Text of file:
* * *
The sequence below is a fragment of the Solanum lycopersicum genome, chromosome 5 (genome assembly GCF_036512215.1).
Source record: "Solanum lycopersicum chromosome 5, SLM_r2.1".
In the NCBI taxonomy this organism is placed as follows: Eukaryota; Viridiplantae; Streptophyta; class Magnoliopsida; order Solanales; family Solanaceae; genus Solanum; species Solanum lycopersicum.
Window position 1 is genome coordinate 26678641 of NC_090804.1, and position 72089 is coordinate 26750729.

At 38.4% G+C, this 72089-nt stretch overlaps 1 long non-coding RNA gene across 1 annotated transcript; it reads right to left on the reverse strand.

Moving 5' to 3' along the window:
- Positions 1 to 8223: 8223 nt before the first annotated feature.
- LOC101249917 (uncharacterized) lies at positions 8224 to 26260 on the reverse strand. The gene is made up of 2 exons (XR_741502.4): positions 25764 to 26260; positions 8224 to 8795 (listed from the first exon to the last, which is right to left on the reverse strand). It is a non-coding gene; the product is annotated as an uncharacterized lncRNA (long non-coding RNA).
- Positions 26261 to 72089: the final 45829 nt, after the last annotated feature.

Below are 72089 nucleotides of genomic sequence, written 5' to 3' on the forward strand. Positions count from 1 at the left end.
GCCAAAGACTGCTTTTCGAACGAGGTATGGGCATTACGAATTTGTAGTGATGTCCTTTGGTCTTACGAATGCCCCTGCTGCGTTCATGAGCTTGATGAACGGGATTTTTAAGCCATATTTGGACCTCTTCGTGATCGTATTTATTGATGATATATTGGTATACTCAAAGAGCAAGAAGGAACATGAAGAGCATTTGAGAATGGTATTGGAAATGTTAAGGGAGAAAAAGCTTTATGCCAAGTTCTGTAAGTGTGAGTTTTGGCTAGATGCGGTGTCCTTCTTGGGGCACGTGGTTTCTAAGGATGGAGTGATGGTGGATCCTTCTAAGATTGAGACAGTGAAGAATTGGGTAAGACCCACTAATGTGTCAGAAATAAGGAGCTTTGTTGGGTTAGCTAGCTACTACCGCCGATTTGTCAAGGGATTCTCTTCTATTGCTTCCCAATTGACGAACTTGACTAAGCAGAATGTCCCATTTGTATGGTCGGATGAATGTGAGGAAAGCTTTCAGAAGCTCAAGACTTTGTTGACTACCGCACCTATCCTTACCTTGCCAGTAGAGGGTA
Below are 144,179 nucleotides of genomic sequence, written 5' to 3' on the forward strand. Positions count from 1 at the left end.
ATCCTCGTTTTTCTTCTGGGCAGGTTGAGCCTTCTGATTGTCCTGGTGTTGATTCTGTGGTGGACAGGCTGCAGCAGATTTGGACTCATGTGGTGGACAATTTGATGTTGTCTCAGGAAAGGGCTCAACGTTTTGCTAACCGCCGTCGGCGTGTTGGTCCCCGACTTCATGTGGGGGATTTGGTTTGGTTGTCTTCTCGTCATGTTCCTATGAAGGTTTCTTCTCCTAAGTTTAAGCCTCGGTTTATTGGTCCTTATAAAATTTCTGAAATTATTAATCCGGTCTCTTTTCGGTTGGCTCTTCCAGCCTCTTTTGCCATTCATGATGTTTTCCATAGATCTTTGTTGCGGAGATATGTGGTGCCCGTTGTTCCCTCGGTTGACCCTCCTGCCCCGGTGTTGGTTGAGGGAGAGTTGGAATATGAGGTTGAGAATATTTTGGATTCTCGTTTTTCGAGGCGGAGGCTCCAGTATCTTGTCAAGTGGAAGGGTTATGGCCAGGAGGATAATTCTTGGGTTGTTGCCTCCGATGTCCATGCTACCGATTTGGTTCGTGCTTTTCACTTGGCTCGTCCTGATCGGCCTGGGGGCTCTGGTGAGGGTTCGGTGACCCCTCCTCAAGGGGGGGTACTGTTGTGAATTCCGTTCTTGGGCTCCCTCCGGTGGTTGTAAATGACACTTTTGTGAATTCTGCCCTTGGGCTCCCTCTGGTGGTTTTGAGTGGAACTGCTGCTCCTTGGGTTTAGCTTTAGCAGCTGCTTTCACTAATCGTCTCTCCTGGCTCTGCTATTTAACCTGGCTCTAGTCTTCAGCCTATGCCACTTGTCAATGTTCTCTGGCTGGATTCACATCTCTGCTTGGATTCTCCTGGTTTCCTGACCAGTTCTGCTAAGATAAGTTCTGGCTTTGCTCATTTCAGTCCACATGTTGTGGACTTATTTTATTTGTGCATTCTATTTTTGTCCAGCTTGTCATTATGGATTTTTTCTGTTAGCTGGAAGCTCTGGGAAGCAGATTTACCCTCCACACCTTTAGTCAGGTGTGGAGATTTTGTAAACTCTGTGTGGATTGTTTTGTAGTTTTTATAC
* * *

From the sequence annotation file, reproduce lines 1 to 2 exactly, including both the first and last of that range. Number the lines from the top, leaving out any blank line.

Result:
The sequence below is a fragment of the Solanum lycopersicum genome, chromosome 5 (genome assembly GCF_036512215.1).
Source record: "Solanum lycopersicum chromosome 5, SLM_r2.1".